The 1890 stock was introduced to the City and South London Railway (CSLR) when it opened in 1890. The locomotives where constructed small and short to fit into the small tunnels constructed for the railway. The northern section has a tunnel diameter 3.1m (10ft 2in) and 3.2m (10ft 6in) at the southern end of the railway which was also straighter to allow for a higher speed.
The driving cabin was located in the centre of the DM with doors located at each end and the controls mounted on the sides. A single driving position at one end of the locomotive, where a power controller was located on one side and on the other was a Westinghouse air-brake with a further handbrake column on the other. The controls worked directly with the locomotive and no form of multiple-unit control was possible.
The locomotives, on good track, could haul three-carriages at 40km/h (25mph) and in service operated at an average speed of 18.5km/h (11.5mph). At a terminal station the arriving locomotive is trapped by its carriages, a replacement locomotive would be used to take the carriages on their return journey and the initial locomotive would be removed to allow the next train to enter where the locomotive would be used to haul its carriages.
The City and South London Railway (CSLR) opened on 4 November 1890 and was opened by the Prince of Wales, later King Edward VII. A locomotive, number 10, carried a commemorative nameplate with the name 'Prince of Wales' to celebrate the occasion. To operate the service, there was quickly a need to introduce two additional locomotives, number 15 and 16, which where constructed by Seimens with a modified motor design to attempt to overcome the burnout problem which hindered the railway since opening.
The carriages where cramped with two benches running latitudinally along the carriage with a small window above the benches. Passengers would board the carriage though a platform and a door located on the ends of the carriage. This configuration led to the carriages feeling cramped and quickly developed their nickname the ‘padded cell‘
The City and South London Railway (CSLR) constructed itself a locomotive, number 17, in 1895 at Stockwell depot, a series of test where also conducted on locomotives, number 12, 15 and 17, because additional rolling stock would be needed as extensions where being constructed. Three additional locomotives where ordered from a variety of manufacturers in 1898, these included a series of improvements, there where four-pole motors, a control system which used a series-parallel switching for motors which was more efficient and on-board compressors. However, the motors were still mounted to the axles. A further two locomotives, number 21 and 22, where constructed at Stockwell depot, these included further refinements and where mostly used as prototypes for the final order of locomotives, numbers 23 to 52. The additional rolling stock was constructed by Crompton, who made a series of refinements and improved the design. The refinements they made included nose-suspended motors connected to the axles by single reduction gear, these bore a strong resemblance to the original rolling stock. Locomotive numbers 3 to 12 where rebuilt with new electrical equipment to help improve their performance.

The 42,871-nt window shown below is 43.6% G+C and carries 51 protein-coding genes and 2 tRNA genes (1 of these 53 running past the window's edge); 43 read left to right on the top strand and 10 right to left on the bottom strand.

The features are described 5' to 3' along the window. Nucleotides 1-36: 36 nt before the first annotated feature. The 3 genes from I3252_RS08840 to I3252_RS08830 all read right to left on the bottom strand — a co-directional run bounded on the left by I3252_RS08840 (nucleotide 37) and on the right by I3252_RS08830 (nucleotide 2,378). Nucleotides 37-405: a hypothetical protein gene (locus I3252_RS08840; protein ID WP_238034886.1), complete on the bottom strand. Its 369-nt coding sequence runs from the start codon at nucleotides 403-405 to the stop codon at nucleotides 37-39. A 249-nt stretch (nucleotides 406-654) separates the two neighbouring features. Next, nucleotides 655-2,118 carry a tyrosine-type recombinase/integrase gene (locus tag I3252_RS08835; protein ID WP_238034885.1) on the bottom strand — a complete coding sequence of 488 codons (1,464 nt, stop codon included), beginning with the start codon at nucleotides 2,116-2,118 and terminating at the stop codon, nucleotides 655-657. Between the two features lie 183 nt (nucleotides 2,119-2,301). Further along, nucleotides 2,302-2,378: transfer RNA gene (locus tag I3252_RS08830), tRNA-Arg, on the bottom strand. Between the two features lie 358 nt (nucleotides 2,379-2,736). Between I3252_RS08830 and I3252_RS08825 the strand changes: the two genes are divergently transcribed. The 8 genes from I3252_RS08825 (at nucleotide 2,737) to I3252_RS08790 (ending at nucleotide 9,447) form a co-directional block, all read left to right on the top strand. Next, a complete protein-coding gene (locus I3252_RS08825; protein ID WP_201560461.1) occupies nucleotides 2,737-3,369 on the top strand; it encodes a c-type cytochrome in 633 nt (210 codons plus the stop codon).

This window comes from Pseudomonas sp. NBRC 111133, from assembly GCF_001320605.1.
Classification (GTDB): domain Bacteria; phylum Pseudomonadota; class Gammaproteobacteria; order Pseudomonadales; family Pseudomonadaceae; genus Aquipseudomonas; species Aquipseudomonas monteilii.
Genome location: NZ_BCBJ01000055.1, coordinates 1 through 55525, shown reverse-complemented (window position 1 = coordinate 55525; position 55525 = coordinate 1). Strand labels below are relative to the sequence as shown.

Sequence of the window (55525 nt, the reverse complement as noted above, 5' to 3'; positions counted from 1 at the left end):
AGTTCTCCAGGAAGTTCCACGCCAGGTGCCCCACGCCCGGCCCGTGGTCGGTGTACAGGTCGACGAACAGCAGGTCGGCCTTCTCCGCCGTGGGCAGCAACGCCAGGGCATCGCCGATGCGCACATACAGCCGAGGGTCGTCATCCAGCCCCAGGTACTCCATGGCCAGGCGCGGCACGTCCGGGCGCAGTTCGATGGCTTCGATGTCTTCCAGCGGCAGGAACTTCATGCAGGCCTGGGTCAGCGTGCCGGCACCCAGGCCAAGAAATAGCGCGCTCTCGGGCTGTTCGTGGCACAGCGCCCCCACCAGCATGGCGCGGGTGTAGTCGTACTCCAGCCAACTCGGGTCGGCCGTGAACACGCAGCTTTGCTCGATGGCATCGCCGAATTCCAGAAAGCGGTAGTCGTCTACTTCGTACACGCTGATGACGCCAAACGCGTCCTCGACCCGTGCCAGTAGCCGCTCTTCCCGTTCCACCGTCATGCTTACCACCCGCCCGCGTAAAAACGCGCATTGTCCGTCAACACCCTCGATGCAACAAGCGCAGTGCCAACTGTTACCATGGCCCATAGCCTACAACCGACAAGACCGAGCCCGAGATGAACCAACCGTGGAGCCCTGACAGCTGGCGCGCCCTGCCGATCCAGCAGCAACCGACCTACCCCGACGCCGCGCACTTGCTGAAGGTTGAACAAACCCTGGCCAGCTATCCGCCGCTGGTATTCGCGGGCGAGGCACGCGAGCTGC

Following, the terminus at King William Street terminus and the introduction of new rolling stock, the City and South London Railway (CSLR) was able to operate a four-car service from 1900. A five-car service was introduced from 1907, with six-car services operating briefly from October 1923 prior to the final section of the railway closed to enable the reconstruction and tunnel enlargement in November 1923.
With the enlarged tunnels new larger rolling stock was introduced to take advantage of the increased size, these where commonly known as the ‘Standard stock‘, which comprised of rolling stock constructed between 1923 and 1934. Before the closure there where 44 locomotives which provided the service over the railway, a few remained in service until 1925 as hauling works trains while the tunnels were enlarged.
One locomotive was preserved, originally displaying locomotive number 1, however investigations over a successive years identified the locomotive as number 13 or 14, the likelihood is that the locomotive is number 13 which is depicted today. The locomotive was displayed at the Science Museum, then transferred to the storage centre for the London Transport Museum at Acton, before finally being placed in the London Transport Museum in Convent Garden, when the museum opened.
A locomotive, number 36, was on display on a plinth outside Moorgrate station on the Metropolitan line, before it was destroyed beyond repair by a bomb in 1940. Some of the electrical equipment was presented to the original malefactor Crompton Parkinson, before the remainder was scrapped. The axle and one of the motors from the locomotive are currently held by the Science Museum, however they are currently in storage.